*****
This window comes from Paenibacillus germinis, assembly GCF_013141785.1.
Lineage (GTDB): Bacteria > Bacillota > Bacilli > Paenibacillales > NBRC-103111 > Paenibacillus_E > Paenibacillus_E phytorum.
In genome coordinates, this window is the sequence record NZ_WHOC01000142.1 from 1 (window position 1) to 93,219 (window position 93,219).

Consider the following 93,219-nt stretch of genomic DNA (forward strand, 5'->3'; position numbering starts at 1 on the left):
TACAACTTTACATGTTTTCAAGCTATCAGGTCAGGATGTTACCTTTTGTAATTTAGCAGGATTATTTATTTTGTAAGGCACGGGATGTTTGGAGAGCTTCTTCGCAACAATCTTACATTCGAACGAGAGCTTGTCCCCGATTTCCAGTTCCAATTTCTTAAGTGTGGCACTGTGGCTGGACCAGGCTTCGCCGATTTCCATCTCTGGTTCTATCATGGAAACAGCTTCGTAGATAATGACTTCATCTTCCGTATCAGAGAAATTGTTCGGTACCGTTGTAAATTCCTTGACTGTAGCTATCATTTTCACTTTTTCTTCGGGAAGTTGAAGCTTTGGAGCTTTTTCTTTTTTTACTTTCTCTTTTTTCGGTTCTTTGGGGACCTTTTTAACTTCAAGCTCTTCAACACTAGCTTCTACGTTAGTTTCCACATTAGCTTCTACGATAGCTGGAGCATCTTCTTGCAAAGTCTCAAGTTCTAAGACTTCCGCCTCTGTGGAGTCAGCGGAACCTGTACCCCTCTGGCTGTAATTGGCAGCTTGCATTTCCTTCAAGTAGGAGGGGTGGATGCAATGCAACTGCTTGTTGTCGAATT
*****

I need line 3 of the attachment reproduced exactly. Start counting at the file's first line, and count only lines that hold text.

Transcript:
In genome coordinates, this window is the sequence record NZ_WHOC01000142.1 from 1 (window position 1) to 93,219 (window position 93,219).